Tricolored Heron perched in White Mangroves

Tricolored Heron perched in White MangrovesTricolored Heron perched in White Mangroves – D70, handheld, f5.6, 1/640, Nikkor 70-300mm VR at 240mm, natural light

This image was taken before the dawn of time when prehistoric birds still roamed the planet placing any humanoid in imminent danger when getting too close to these apex predators in subtropical estuarine habitats. I risked my life to get this image and barely made it out of the tangle of mangroves to share the story.

Okay, maybe it wasn’t that long ago and certainly not too dangerous but this image of a heron perched in White Mangroves happens to be the first photo that I had taken of  a Tricolored Heron that I was very happy with, all the others before got tossed into my delete bin.

I loved the habitat, the heron’s pose and great view of the watermelon pink eyes and how this image shows that while the habitat might have made for a very busy background that the Tricolored stands out well.  I like images that show the natural environment that my subjects live in so this one fits the bill quite well.  Weedon Island Preserve in Pinellas County, Florida has a wonderful boardwalk that allows people to walk through terrific habitat for all kinds birds including Tricolored Herons and the elusive Mangrove Cuckoo.

Why did it take me so long to share this image? I had to go backwards through the mists of time to retrieve it!

Everyone needs a little silliness now and then, I guess today it is my turn.


*I am out in the wilderness fending off other dangerous birds, please feel free to share this post with other humanoids.

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About Mia McPherson

I am a nature lover, wildlife watcher and a bird photographer. I first become serious about bird photography when I moved to Florida in 2004 and it wasn’t long before I was hooked (addicted is more like it). My move to the Salt Lake area of Utah was a great opportunity to continue observing their behavior and to pursue my passion for photographing birds.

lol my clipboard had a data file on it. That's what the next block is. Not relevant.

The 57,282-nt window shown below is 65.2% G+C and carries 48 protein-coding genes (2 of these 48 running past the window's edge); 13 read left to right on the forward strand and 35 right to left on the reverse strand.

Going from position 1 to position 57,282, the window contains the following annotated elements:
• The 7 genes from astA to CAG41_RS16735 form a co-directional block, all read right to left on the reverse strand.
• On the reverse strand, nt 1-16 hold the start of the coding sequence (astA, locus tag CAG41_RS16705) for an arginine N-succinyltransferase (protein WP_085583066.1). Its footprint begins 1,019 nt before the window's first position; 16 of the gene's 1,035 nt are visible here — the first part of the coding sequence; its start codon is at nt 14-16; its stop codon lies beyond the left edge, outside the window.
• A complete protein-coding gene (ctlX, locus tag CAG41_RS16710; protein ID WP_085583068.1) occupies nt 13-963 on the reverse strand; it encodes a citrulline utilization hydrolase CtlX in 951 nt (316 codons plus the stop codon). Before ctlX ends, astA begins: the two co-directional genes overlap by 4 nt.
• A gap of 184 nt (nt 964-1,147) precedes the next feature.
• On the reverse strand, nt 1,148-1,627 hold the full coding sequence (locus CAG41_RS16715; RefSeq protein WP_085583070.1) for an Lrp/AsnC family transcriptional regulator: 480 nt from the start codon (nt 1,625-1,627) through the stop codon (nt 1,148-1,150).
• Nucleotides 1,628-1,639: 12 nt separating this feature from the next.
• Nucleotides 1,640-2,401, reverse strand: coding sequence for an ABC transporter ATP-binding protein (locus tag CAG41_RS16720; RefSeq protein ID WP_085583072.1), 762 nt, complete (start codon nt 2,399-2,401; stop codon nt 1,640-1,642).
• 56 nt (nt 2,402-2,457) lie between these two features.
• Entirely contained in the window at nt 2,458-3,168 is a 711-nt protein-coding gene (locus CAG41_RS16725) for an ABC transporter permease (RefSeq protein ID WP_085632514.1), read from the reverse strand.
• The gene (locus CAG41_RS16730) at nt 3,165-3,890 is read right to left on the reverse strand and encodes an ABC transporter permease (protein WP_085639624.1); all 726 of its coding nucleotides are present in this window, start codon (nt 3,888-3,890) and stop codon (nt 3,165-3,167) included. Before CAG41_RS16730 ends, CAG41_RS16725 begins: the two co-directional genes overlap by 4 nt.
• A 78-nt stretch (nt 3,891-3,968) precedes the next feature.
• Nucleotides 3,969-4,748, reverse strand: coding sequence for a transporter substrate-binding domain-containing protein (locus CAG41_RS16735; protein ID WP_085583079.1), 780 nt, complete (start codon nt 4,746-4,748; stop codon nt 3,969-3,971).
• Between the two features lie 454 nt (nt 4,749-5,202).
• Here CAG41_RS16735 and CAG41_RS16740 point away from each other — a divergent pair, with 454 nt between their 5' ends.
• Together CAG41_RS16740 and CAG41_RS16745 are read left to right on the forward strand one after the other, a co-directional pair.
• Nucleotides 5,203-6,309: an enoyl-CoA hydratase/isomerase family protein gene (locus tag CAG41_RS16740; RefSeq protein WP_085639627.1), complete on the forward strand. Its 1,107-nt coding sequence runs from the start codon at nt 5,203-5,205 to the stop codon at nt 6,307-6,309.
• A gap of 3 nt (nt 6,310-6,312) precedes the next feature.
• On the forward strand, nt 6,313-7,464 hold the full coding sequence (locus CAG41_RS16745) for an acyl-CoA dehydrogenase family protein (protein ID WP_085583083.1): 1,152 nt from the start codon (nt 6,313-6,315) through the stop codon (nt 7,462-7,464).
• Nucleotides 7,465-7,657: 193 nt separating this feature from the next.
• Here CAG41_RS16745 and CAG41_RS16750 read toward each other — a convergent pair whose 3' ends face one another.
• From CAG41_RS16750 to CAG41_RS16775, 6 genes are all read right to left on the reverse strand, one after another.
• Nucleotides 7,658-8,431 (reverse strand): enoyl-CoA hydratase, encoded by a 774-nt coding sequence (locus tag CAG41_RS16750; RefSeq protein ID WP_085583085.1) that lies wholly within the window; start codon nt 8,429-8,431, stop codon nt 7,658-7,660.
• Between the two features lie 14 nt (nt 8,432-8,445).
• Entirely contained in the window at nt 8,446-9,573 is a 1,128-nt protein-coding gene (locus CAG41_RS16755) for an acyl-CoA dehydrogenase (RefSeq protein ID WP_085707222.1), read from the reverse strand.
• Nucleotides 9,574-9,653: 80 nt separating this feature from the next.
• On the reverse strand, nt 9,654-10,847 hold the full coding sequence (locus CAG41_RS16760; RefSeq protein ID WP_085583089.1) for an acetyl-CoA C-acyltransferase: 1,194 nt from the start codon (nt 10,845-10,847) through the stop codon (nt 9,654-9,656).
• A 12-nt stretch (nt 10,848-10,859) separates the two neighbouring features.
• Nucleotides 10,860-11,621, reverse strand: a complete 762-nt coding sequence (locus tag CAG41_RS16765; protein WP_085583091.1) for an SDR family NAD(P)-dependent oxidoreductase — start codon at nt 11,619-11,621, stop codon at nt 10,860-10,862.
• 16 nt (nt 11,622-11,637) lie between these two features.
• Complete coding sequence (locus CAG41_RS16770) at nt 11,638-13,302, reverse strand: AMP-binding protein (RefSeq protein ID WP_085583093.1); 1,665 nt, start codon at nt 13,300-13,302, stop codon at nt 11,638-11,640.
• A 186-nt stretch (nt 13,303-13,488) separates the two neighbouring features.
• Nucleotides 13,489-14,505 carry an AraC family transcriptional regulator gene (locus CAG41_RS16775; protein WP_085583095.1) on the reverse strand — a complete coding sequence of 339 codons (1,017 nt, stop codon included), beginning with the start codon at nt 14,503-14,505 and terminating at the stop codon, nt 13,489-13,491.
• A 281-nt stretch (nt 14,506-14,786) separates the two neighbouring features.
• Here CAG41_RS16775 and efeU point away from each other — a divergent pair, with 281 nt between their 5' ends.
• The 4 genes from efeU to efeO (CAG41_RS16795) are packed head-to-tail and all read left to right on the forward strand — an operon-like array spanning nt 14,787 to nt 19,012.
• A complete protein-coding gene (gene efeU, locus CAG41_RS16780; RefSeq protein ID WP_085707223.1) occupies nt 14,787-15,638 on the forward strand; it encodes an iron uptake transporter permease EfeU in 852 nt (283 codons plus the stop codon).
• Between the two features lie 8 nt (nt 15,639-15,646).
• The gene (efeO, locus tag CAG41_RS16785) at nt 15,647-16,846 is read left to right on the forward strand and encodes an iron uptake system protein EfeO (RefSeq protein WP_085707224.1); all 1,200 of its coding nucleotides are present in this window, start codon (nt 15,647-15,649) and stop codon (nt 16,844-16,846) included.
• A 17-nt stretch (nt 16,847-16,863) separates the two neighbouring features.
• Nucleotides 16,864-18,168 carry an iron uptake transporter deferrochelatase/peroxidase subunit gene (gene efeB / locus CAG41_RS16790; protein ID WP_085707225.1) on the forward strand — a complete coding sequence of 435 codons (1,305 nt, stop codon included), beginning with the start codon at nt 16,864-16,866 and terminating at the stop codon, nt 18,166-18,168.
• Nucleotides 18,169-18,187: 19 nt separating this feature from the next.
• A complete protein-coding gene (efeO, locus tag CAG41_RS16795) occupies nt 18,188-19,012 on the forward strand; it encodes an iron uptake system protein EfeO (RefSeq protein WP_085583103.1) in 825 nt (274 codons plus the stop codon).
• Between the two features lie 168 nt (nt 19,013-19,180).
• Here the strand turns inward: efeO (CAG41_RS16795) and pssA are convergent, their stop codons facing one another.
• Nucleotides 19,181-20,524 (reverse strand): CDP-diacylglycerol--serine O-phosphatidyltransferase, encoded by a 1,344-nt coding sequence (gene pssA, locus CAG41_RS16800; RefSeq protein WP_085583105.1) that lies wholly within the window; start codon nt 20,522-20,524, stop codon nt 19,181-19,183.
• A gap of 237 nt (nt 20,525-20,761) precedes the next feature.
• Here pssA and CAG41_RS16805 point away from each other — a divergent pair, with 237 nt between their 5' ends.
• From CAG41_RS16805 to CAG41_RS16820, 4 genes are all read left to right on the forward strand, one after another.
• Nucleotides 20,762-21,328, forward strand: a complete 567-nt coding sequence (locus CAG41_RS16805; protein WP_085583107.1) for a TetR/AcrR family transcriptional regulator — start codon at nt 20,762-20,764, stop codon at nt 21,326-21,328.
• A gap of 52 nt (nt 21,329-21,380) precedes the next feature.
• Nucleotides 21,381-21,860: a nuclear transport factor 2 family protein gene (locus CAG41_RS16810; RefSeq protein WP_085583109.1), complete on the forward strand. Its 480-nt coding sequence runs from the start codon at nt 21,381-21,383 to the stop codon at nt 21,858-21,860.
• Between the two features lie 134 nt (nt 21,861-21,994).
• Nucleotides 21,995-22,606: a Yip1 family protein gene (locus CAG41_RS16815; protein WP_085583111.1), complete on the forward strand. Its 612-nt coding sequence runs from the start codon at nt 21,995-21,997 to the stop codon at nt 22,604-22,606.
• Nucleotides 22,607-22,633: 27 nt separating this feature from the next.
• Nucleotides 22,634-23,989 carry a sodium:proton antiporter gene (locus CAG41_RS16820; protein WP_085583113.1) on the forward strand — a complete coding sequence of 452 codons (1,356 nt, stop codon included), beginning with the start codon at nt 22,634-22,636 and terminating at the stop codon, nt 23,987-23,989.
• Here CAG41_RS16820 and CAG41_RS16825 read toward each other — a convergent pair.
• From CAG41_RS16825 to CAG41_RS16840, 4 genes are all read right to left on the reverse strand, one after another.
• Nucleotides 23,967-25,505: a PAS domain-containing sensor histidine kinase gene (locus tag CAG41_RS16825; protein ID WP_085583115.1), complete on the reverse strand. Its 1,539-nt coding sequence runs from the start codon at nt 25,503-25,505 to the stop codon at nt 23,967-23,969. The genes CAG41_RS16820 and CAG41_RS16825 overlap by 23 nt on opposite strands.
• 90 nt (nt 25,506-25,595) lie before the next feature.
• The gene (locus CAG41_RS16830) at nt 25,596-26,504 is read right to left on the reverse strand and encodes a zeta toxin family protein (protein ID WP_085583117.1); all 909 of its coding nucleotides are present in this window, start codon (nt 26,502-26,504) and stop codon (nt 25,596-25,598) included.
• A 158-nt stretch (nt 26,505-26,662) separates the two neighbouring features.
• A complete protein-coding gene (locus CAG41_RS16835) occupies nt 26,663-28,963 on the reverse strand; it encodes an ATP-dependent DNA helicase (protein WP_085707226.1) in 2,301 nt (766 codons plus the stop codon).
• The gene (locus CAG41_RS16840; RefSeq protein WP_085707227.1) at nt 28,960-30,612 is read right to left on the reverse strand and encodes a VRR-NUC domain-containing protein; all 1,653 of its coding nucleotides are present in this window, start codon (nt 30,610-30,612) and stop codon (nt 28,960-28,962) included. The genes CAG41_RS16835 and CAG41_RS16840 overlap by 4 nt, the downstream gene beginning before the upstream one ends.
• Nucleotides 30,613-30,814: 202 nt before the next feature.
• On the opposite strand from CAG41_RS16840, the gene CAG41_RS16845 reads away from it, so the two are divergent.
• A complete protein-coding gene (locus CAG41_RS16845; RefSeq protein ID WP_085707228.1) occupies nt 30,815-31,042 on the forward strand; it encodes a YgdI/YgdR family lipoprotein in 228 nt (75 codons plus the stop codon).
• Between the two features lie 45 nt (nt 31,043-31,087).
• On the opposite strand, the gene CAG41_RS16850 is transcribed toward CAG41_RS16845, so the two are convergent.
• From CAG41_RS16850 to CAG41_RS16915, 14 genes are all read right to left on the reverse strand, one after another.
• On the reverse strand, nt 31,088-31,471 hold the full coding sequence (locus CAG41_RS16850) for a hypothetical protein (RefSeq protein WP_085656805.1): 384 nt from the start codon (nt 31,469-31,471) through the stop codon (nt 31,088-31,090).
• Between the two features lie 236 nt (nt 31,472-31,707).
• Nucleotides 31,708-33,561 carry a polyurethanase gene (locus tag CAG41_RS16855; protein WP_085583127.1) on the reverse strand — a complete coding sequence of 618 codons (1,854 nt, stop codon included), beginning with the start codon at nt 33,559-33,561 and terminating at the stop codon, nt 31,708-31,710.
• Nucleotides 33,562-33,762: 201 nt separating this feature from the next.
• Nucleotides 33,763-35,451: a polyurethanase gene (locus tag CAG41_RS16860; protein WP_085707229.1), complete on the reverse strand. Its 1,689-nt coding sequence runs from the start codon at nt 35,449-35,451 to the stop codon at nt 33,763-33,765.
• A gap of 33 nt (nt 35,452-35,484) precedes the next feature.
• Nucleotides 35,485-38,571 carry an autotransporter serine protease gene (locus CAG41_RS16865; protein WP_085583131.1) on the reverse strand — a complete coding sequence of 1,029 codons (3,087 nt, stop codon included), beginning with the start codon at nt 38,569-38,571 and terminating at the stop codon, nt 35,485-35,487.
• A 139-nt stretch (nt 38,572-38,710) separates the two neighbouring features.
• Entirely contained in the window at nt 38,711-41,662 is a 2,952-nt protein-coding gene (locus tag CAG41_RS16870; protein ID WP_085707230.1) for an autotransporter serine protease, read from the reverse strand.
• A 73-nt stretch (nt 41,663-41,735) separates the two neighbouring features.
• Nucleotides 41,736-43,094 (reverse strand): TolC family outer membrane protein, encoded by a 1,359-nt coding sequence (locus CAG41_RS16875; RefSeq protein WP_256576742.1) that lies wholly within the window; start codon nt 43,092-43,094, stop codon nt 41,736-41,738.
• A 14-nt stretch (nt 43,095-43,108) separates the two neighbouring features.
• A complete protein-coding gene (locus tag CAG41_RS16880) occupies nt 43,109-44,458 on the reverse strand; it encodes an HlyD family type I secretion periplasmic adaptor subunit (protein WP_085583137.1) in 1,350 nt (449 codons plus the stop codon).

1. A wonderful image, for all of the reasons you mentioned. I like seeing the detail of the vegetation in the habitat.

  2. Pingback: Black-bellied Plover in beach habitat

  3. SUCH a beautiful photo of a gorgeous bird! LOVE the light.

  4. Superb shot, Mia!

    I can relate to becoming hopelessly entangled in dense mangrove swamps just to get closer to a bird who usually flies long before I get in range. And that’s just stepping from the parking lot onto the boardwalk! :)

  5. Hi! This is the must striking color photo! I love it. Have a great day!

  6. What an incredible bird. And silliness is always good – there isn’t enough of it around.

  7. The dinosaur connection is easy to see in this beautiful photo. Yellowstone has a similar effect on me, taking me back in time when the planet was younger and no humans were around.

  8. Very funny:) They are prehistoric aren’t they? Great shot and a good tip for beginners. Best time to see them is early in the morning when humans aren’t getting into their spaces. Love your crisp and clear images.

  9. I love your humor here, and great picture

  10. Yup! You’re silly (creative?)..even so,” silly” or not, you’re a darned good photographer! We used to live in South Miami, so I miss the Banyan trees, the sound of the breeze in the palms, the soft night air, jasmine, plumeria, ,Jacaranda trees, palmettos, the Seagrape, loquats, mangos, HOT white sand, turquoise water, hermit crabs, the Mangroves and so many other things.

  11. “before the dawn of time when prehistoric birds still roamed the planet placing any humanoid in imminent danger when getting too close to these apex predators in subtropical estuarine habitats”
    And you were there!! acquiring a beautiful image with prehistoric camera gear – a D70 and 70-300mm!

  12. What a beauty, fantastic shooting Mia.

  13. Some birds do look more prehistoric than others, so why no indulge in a bit of fantasy occasionally!

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